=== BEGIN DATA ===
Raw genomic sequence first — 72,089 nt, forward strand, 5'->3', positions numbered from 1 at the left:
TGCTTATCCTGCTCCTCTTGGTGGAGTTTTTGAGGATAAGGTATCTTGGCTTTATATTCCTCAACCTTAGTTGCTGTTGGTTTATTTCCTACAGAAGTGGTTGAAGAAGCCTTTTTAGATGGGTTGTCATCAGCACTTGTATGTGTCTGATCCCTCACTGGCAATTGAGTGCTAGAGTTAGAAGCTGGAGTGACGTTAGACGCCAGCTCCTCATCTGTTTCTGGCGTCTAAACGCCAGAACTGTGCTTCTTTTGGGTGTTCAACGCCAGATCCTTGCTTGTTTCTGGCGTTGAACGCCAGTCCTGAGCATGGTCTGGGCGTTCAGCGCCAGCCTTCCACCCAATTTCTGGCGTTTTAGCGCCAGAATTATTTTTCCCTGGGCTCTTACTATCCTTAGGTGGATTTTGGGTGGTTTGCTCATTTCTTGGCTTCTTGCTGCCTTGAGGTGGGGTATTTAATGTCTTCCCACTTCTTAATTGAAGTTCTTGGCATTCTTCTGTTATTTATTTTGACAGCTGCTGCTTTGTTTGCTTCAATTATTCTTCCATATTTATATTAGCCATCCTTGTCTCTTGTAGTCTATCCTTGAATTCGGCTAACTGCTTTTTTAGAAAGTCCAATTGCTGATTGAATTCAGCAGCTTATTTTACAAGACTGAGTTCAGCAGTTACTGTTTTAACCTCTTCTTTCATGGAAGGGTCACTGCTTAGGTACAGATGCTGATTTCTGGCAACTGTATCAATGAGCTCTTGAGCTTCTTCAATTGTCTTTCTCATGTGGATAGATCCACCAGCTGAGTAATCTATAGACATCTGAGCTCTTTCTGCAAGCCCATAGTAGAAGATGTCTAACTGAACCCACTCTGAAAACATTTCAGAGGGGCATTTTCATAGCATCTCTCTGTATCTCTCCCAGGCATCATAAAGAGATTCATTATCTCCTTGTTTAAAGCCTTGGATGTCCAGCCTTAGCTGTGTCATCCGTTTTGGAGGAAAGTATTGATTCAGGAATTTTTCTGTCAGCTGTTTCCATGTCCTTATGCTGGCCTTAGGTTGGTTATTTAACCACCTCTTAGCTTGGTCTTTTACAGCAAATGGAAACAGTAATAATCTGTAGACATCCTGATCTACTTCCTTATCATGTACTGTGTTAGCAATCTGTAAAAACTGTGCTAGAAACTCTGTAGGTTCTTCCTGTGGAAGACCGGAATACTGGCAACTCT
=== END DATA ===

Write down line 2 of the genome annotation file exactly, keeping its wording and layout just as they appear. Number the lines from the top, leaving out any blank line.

TGCTTATCCTGCTCCTCTTGGTGGAGTTTTTGAGGATAAGGTATCTTGGCTTTATATTCCTCAACCTTAGTTGCTGTTGGTTTATTTCCTACAGAAGTGGTTGAAGAAGCCTTTTTAGATGGGTTGTCATCAGCACTTGTATGTGTCTGATCCCTCACTGGCAATTGAGTGCTAGAGTTAGAAGCTGGAGTGACGTTAGACGCCAGCTCCTCATCTGTTTCTGGCGTCTAAACGCCAGAACTGTGCTTCTTTTGGGTGTTCAACGCCAGATCCTTGCTTGTTTCTGGCGTTGAACGCCAGTCCTGAGCATGGTCTGGGCGTTCAGCGCCAGCCTTCCACCCAATTTCTGGCGTTTTAGCGCCAGAATTATTTTTCCCTGGGCTCTTACTATCCTTAGGTGGATTTTGGGTGGTTTGCTCATTTCTTGGCTTCTTGCTGCCTTGAGGTGGGGTATTTAATGTCTTCCCACTTCTTAATTGAAGTTCTTGGCATTCTTCTGTTATTTATTTTGACAGCTGCTGCTTTGTTTGCTTCAATTATTCTTCCATATTTATATTAGCCATCCTTGTCTCTTGTAGTCTATCCTTGAATTCGGCTAACTGCTTTTTTAGAAAGTCCAATTGCTGATTGAATTCAGCAGCTTATTTTACAAGACTGAGTTCAGCAGTTACTGTTTTAACCTCTTCTTTCATGGAAGGGTCACTGCTTAGGTACAGATGCTGATTTCTGGCAACTGTATCAATGAGCTCTTGAGCTTCTTCAATTGTCTTTCTCATGTGGATAGATCCACCAGCTGAGTAATCTATAGACATCTGAGCTCTTTCTGCAAGCCCATAGTAGAAGATGTCTAACTGAACCCACTCTGAAAACATTTCAGAGGGGCATTTTCATAGCATCTCTCTGTATCTCTCCCAGGCATCATAAAGAGATTCATTATCTCCTTGTTTAAAGCCTTGGATGTCCAGCCTTAGCTGTGTCATCCGTTTTGGAGGAAAGTATTGATTCAGGAATTTTTCTGTCAGCTGTTTCCATGTCCTTATGCTGGCCTTAGGTTGGTTATTTAACCACCTCTTAGCTTGGTCTTTTACAGCAAATGGAAACAGTAATAATCTGTAGACATCCTGATCTACTTCCTTATCATGTACTGTGTTAGCAATCTGTAAAAACTGTGCTAGAAACTCTGTAGGTTCTTCCTGTGGAAGACCGGAATACTGGCAACTCT